5 simple ways to get a new look for your favourite photo subjects

5 simple ways to get a new look for your favourite photo subjects

Cover image by Lincoln Wallace

Put a new spin on the way you shoot your favourite subjects with these easy-to-follow suggestions

Mix up your photography shooting habits and get great results by trying out new looks, techniques and angles for your images and favourite subjects:

1 Go black and white for a day

Challenging yourself to take solely black and white photos for a day will help focus your eye on tone, light and contrast. Photo by Melanie - 1/160 | f/10 | ISO 100

Try a day where you shoot exclusively in black and white. You’ll soon find that by viewing the environment around you through the prism of black and white tones, you’ll be seeing subjects you normally like to capture in a completely different way.

It’s also a great exercise in paying more attention to contrast, tone and available light and shadow. Once you’ve got your images, you can further refine your skills in post-production by adding grain and tonal enhancements–giving them even that true and white aesthetic.

Read on:

Take a look at our guide on how to get the best black and white look for your photos.

2 Get low to the ground

Taking your camera away from eye-level and putting it down to the ground can transform your subjects. Photo by Sam Moore - 1/3200 | f/4 | ISO 200

A quick and simple way to get a different perspective on subjects you like to shoot, whether it’s landscape, nature or street photography, is to get your camera low to the ground.

Doing this will open up new angles and give your shots a fresh look. And when it comes to reflections, getting as low as you can to the reflective surface (i.e. a mirror or puddle) will provide the most interesting results.

Read on:

See our guide for an in-depth look on how to take photos from a low angle.

3 Zoom in and shoot with a deep depth-of-field

Get the on-trend foreground look for your shots by shooting with a wide depth-of field. Once you start taking images this way, you'll soon find there's lots of visual elements around you that diffuse well. Photo by Christian Als - 1/250 | f/4 | ISO 100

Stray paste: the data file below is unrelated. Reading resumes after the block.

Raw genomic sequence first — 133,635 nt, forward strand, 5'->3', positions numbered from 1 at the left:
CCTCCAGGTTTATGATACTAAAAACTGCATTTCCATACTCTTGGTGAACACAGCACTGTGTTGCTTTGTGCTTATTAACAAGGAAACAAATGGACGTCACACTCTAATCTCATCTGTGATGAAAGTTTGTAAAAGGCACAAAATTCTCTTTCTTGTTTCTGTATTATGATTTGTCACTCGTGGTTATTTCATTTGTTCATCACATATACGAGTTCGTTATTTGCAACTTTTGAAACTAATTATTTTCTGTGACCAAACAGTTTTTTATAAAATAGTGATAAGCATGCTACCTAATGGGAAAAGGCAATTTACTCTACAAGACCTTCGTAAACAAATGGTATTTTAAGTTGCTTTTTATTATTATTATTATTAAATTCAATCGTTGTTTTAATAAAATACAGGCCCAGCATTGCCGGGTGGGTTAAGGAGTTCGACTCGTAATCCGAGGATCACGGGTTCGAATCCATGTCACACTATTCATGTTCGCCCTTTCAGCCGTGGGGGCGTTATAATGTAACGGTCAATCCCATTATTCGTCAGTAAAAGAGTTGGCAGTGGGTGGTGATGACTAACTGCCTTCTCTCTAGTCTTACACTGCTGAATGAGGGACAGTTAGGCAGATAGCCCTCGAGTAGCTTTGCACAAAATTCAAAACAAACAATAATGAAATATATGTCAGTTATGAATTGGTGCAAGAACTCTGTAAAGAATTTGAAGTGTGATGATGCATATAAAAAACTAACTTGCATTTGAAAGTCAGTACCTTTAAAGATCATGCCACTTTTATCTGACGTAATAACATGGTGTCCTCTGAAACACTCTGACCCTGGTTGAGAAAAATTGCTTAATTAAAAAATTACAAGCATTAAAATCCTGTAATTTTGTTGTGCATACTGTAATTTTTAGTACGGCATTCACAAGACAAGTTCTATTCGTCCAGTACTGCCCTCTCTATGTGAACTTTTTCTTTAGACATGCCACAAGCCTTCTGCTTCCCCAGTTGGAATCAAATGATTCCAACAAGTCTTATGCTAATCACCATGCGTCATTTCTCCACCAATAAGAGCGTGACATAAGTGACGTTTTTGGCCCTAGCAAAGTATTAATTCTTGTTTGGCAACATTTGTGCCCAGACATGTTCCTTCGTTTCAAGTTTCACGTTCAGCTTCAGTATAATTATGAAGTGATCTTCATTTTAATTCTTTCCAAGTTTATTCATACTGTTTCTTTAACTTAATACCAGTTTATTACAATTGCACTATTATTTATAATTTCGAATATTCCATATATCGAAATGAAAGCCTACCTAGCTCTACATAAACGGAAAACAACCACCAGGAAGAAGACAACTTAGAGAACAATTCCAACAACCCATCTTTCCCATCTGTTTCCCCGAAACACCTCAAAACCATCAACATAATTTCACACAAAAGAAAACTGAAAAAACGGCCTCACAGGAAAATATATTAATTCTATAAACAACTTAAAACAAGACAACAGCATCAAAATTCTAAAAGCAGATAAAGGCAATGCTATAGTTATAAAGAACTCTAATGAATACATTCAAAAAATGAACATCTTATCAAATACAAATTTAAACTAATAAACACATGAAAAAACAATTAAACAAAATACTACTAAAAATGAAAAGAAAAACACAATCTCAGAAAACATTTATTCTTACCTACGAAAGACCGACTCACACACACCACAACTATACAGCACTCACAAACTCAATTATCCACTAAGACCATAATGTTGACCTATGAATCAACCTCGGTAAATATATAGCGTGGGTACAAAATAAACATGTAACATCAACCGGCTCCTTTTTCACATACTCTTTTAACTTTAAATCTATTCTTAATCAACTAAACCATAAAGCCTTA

A current trend in outdoor photography is shooting with a wide depth of field and framing the subject with diffused elements. Take a look at the examples above. For best results, a zoom lens is ideal and you’ll want to be using an f-stop no higher than f/2.8 to get the strong depth-of-field range; if your lens goes lower, even better.

If you’re new to this type of framing, it’ll take some experimentation to get the best results. So, similar to working in black and white for a day, take some time to go out on location armed only with a zoom lens–this way you’ll be fully concentrated on perfecting the technique and focusing on framing, composition, and the technical aspects of getting the desired shot.

Read on:

See our top tips for finding unusual angles for your photos.

4 Ditch the tripod and go handheld

This image was taken without a tripod at 1/50s, f/4.5 and ISO 2500 and works very well for the scene. If this scene was created by a longer exposure there wouldn't have been such drama captured in the sky. Photo by Lincoln Wallace

If you think that you can only achieve the best landscape images with a tripod and some form of long exposure, that’s absolutely not the case.

You can get stunning shots without the need for anything else other than your camera and a steady hand. And if you’re into the habit of using your tripod for all of your outdoor shots, force yourself to leave it behind one day and embrace the creative freedom of going without.

Read on:

Here's our top tips on getting the best handheld shots

5 Visit your favourite locations but at different times of the day

Visiting your favourite photographic locations at different times of the day can yield vastly different results. As demonstrated by these two photos from Ardnamurchan Lighthouse, Scotland, by Paul Roberts - 1/5s | f/11 | ISO 100 (top) & 2.5s | f/5 | ISO 12800 (bottom)

The look and feel of a location can vary dramatically depending on what time of the day you visit, and if you like to visit your favourite shooting spots at particular times of the day, for example during the popular Golden Hour, try mixing it up visiting at different times of the day, or even during the night. Not only will you get an entirely different type of shot, but it’ll also push you out of your comfort zone and help you improve your skills with the camera.

Read on:

You can read our specialist guide to photographing landscapes at night and our tips for street photography at night for more information, or if twilight may be more your thing, see our how-to guide on photographing the Blue Hour.

Editor’s bonus tip: Look behind you

As photographers, it’s easy to concentrate on what’s just in front of us, especially if it’s the composition and beautiful light we’ve been looking for. However, when you’re in that moment, always look behind you too - you might find the scene is equally as stunning, or even better.
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